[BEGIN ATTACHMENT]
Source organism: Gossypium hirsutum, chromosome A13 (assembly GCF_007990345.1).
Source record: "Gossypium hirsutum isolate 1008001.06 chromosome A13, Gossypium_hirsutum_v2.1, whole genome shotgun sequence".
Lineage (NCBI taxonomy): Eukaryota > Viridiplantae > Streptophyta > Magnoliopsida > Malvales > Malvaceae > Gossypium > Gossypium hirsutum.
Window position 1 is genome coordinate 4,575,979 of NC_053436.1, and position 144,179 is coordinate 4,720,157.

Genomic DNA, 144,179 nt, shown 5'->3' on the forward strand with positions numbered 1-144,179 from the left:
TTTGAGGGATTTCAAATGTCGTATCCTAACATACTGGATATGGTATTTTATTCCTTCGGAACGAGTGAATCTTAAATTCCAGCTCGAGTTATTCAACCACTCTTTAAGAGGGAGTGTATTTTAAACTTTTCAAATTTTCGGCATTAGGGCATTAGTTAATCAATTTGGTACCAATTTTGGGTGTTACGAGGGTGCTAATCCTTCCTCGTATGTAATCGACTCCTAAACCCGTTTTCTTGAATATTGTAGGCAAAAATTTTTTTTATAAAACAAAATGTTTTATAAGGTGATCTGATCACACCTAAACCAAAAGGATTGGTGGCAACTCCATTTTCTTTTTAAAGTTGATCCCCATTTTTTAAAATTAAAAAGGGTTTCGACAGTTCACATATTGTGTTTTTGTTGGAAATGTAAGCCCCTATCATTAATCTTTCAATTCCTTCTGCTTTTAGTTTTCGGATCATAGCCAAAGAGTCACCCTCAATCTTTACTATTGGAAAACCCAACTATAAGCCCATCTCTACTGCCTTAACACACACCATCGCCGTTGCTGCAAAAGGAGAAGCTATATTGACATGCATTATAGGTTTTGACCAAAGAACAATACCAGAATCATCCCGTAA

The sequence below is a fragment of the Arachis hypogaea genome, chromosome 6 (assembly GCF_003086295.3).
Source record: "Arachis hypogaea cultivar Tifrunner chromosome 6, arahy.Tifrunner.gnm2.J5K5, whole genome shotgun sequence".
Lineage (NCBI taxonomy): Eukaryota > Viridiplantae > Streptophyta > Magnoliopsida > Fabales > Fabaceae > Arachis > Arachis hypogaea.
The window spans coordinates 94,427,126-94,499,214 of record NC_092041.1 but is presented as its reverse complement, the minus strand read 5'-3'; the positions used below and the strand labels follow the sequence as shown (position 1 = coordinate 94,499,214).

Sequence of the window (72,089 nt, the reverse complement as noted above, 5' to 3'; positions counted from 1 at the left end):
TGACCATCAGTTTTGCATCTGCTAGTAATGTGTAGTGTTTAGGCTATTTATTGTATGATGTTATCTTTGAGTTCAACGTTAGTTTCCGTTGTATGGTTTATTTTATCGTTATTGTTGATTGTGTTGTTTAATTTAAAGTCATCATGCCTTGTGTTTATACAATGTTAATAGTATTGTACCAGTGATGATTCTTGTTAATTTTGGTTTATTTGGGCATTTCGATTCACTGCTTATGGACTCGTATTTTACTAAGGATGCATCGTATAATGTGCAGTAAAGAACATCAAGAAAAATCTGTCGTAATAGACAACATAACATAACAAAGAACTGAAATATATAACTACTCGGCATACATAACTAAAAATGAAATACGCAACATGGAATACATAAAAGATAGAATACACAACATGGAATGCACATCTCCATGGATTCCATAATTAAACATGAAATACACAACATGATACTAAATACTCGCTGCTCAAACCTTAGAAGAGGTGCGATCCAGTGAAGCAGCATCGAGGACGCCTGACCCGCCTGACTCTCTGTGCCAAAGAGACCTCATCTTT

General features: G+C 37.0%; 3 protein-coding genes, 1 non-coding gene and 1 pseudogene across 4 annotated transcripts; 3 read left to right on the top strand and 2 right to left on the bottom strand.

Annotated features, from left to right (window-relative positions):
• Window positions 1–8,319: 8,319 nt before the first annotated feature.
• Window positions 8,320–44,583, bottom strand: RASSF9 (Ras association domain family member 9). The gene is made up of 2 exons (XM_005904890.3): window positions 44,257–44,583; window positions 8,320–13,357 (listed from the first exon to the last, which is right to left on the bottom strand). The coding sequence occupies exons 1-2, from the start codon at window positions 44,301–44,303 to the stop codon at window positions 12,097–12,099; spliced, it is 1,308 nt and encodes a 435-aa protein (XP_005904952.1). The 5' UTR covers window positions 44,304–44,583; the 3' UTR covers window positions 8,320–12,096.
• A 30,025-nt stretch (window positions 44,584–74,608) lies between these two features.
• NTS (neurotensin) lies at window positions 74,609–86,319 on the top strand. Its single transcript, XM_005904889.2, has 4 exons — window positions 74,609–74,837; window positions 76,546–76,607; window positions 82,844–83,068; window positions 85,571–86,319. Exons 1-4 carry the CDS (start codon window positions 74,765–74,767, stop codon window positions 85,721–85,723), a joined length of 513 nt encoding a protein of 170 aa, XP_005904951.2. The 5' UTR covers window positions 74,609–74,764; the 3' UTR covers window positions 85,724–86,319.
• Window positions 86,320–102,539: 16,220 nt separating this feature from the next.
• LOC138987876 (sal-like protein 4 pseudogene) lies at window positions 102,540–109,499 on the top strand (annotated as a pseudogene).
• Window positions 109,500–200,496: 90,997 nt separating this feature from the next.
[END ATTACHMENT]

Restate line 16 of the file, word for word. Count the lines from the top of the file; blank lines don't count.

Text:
• Window positions 8,320–44,583, bottom strand: RASSF9 (Ras association domain family member 9). The gene is made up of 2 exons (XM_005904890.3): window positions 44,257–44,583; window positions 8,320–13,357 (listed from the first exon to the last, which is right to left on the bottom strand). The coding sequence occupies exons 1-2, from the start codon at window positions 44,301–44,303 to the stop codon at window positions 12,097–12,099; spliced, it is 1,308 nt and encodes a 435-aa protein (XP_005904952.1). The 5' UTR covers window positions 44,304–44,583; the 3' UTR covers window positions 8,320–12,096.